Prove that the crocodile is longer than it is wide.

Lemma 1. The crocodile is longer than it is green: Let’s look at the crocodile. It is long on the top and on the bottom, but it is green only on the top. Therefore, the crocodile is longer than it is green.

Lemma 2. The crocodile is greener than it is wide: Let’s look at the crocodile. It is green along its length and width, but it is wide only along its width. Therefore, the crocodile is greener than it is wide.

From Lemma 1 and Lemma 2 we conclude that the crocodile is longer than it is wide.

How do you hunt elephants?

MATHEMATICIANS hunt elephants by going to Africa, throwing out everything that is not an elephant, and catching one of whatever is left. Experienced mathematicians will attempt to prove the existence of at least one unique elephant before proceeding to step 1 as a subordinate exercise. Professors of mathematics will prove the existence of at least one unique elephant and then leave the detection and capture of an actual elephant as an exercise for their graduate students.

COMPUTER SCIENTISTS hunt elephants by exercising Algorithm A:

1. Go to Africa

2. Start at the Cape of Good Hope.

3. Work northward in an orderly manner, traversing the continent alternately east and west.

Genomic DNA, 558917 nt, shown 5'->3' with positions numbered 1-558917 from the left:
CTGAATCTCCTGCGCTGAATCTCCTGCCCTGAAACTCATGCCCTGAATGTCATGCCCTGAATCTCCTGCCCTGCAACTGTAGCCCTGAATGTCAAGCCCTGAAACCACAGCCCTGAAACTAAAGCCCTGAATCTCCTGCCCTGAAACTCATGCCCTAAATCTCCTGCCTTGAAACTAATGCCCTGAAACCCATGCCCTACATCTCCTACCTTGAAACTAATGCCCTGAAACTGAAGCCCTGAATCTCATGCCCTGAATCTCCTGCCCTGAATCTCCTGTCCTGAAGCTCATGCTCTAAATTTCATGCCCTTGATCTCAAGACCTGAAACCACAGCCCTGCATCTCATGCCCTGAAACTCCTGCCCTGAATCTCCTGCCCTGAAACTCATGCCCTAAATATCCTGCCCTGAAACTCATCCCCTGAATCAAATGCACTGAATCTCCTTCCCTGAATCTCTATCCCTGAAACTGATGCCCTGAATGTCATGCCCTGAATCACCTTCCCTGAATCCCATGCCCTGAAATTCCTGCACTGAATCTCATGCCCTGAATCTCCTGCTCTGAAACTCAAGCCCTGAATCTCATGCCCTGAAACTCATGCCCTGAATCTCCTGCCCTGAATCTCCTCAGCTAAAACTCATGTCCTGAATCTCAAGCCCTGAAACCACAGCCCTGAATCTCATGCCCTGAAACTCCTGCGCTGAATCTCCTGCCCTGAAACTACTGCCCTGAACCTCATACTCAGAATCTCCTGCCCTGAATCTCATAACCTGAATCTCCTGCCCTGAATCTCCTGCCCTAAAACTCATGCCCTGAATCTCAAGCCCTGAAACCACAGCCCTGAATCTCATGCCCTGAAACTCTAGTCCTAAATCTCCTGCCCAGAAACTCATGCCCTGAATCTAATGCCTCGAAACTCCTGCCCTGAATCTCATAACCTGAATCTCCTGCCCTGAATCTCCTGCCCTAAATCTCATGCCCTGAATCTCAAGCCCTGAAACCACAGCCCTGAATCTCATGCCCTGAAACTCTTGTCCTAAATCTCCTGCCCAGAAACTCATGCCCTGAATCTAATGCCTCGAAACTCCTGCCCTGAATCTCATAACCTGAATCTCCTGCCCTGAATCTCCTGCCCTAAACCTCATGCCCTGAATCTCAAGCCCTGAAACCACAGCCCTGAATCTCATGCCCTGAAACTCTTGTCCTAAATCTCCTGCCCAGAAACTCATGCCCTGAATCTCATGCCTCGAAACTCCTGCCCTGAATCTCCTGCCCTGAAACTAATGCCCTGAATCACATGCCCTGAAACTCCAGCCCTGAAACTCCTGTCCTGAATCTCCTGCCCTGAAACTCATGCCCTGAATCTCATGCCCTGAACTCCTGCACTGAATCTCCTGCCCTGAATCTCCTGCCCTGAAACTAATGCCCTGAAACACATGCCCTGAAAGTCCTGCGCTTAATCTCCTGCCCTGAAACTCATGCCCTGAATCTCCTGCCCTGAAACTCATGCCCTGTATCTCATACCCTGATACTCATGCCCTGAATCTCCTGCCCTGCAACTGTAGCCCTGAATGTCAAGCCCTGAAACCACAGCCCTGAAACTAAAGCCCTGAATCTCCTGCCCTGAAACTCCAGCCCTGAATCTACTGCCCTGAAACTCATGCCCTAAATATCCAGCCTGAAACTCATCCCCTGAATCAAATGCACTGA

4. During each traverse pass:

a) catch each animal seen

b) Compare each animal caught to a known elephant

c) Stop when a match is detected.

Experienced COMPUTER PROGRAMMERS modify Algorithm A by placing a known elephant in Cairo to ensure that the algorithm will terminate. Assembly language programmers prefer to execute Algorithm on their hands and knees.

ENGINEERS hunt elephants by going to Africa, catching gray animals at random, and stopping when any one of them weighs within plus or minus 15 percent of any previously observed elephant.

ECONOMISTS don’t hunt elephants, but they believe that if elephants are paid enough, they will hunt themselves.

STATISTICIANS hunt the 1st animal they see N times, and call it an elephant.

CONSULTANTS don’t hunt elephants, and many have never hunted anything at all, but they can be hired by the hour to advise those people who do. Operations Research Consultants can also measure the correlation of hat size and bullet color to the efficiency of elephant-hunting strategies, if someone else will only identify the elephants.

POLITICIANS don’t hunt elephants, but they will share the elephants you catch with the people who voted for them.

LAWYERS don’t hunt elephants, but they do follow the herds around arguing about who owns the droppings. Software lawyers will claim that they own an entire herd based on the look and feel of one dropping.

VICE PRESIDENTS of engineering, research, and development try hard to hunt elephants, but their staffs are designed to prevent it. When the vice president does get to hunt elephants, the staff will try to ensure that all possible elephants are completely pre-hunted before the vice president gets to see them. If the vice president does see a non-prehunted elephant, the staff will:

1. compliment the vice president’s keen eyesight,

2. enlarge itself to prevent any recurrence.

SENIOR MANAGERS set broad elephant-hunting policy based on the assumption that elephants are just like field mice, but with deeper voices.

QUALITY ASSURANCE INSPECTORS ignore the elephants and look for mistakes the other hunters made when they were packing the jeep.